Researchers use cell phone data to track down malaria
According to the Kenya Medical Research Institute, malaria is the leading cause of death in Kenya, as well as in many other East African countries. Luckily, a new technique that uses cell phone data to track the movement of a population has made a breakthrough in medical research, and the new method will be able to assist in the fight against this deadly disease.
Amy Wesolowski, a Carnegie Mellon Ph.D. student in engineering and public policy, is a co-author of the paper “Quantifying the Impact of Human Mobility on Malaria,” which was published in the journal Science. The study followed the movement of 15 million Kenyans over a year.
Understanding human mobility and the mosquito-transmitted disease’s hot spots is critical to disease intervention. When a disease-carrying mosquito takes blood, its saliva often leaves behind the malaria parasite. But just as a mosquito can give the disease to humans, it is equally important to understand the implications of an infected human transmitting the disease to a healthy mosquito.
It’s a deadly cycle, and because humans travel much farther than the one-kilometer radius to which a mosquito usually keeps, humanity’s role in carrying and spreading the disease is more far-reaching than the insect’s.
But while mosquito populations and a region’s malaria density might be well-known factors in the disease transmission equation, the human factor is not. Out of the copious past studies on malaria, very few have gathered information on the topic.
Caroline Buckee, an assistant professor of epidemiology at Harvard University and the paper’s senior author, told CNN, “This is the first time that such a massive amount of cell phone data — from millions of individuals over the course of a year — has been used, together with detailed infectious disease data, to measure human mobility and understand how a disease is spreading.”
This big data allowed the research team to create a high-resolution vector map of human motion throughout the East African country. A vector includes both quantity and direction, and can visually describe the journey between malaria “source” settlements (malaria-infested regions) and “sink” settlements (regions where the disease is less prevalent).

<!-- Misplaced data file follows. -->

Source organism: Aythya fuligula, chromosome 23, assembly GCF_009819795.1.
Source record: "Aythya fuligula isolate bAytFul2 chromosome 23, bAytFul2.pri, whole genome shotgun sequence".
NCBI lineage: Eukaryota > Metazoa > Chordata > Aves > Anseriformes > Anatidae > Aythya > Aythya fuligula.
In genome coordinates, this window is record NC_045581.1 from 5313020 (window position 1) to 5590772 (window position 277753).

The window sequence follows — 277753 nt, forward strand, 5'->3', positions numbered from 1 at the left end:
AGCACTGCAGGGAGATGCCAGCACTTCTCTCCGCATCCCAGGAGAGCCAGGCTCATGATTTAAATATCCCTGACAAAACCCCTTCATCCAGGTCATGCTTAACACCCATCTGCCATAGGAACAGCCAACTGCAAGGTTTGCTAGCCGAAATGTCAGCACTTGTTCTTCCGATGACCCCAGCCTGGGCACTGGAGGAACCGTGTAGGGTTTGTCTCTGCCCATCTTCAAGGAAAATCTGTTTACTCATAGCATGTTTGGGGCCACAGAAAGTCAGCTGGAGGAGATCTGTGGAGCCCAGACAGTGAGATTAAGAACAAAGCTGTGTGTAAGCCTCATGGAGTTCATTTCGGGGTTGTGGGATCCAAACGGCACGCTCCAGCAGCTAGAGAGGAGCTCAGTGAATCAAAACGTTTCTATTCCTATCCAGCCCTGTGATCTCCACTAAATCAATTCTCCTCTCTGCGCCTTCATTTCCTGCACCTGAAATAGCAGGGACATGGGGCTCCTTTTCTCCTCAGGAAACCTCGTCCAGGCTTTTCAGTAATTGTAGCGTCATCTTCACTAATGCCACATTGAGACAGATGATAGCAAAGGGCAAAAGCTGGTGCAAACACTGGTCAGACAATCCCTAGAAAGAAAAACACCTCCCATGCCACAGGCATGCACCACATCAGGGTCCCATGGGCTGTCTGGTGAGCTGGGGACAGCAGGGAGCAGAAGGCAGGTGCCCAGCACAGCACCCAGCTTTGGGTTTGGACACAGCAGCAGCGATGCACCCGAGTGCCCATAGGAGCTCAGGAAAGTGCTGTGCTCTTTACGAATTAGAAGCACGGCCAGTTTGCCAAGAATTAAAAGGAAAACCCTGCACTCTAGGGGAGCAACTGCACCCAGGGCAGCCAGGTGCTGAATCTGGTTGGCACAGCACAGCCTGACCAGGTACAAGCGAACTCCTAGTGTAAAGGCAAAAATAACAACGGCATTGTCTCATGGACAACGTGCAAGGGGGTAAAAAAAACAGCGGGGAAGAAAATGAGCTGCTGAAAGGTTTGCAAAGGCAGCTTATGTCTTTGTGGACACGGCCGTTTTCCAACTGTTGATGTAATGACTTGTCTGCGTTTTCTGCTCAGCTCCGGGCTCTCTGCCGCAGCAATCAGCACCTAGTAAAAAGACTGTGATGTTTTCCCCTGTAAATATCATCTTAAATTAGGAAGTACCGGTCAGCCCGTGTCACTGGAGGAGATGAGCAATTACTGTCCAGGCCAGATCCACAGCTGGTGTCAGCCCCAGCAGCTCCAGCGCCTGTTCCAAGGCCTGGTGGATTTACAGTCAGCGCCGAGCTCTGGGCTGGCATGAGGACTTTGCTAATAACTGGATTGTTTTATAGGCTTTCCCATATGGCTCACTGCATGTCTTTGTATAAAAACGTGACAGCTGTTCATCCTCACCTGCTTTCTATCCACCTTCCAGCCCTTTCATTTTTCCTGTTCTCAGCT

These vectors reveal that, as expected, the highest percentage of human travel is to and from the capital, Nairobi. But this travel network did not overlap that of the parasites, indicating that the city-to-countryside travel has a minimal role in spreading the disease. Instead, the overlap of human movement and parasite movement vectors occurred mostly within the high-risk regions themselves.
The team found that the highest-risk areas are around Lake Victoria and coastal regions; the rural and humid environment supports more mosquitoes than do the mega-city’s streets.
This isn’t to say that large cities are safe from disease; the problem of disease prevention is complicated. “Governments and other organizations have often concentrated malaria control efforts in low-infection regions [like cities],” Wesolowski explained in a university press release. “Those initiatives cost less and provide sense of accomplishment, but ultimately may not be successful because, in those areas, there are many travelers from high-infection areas.”
The research revealed that the root of spreading malaria is not where there is the most human-to-human interaction, but where there is the largest mosquito-to-human interaction. Focusing control practices in these regions and providing cautionary advice and education to those who travel between them the most could reduce the disease spread by the mobile human population.
According to the researchers, doing so would decrease malaria prevalence in a more permanent and meaningful way than current methods can accomplish.
Beyond malaria prevention efforts, this new method of research can be applied to any situation where human mobility is a factor. But while this type of cell phone tracking research answers many questions about the spread of disease, it also raises many questions about the future of privacy.
In a comment to ABC News, William Schaffner, professor and chairman of the department of preventive medicine at Vanderbilt University, said, “I suspect that some people will get antsy about Big Brother following you. I’m more excited about the possibilities to prevent serious disease.”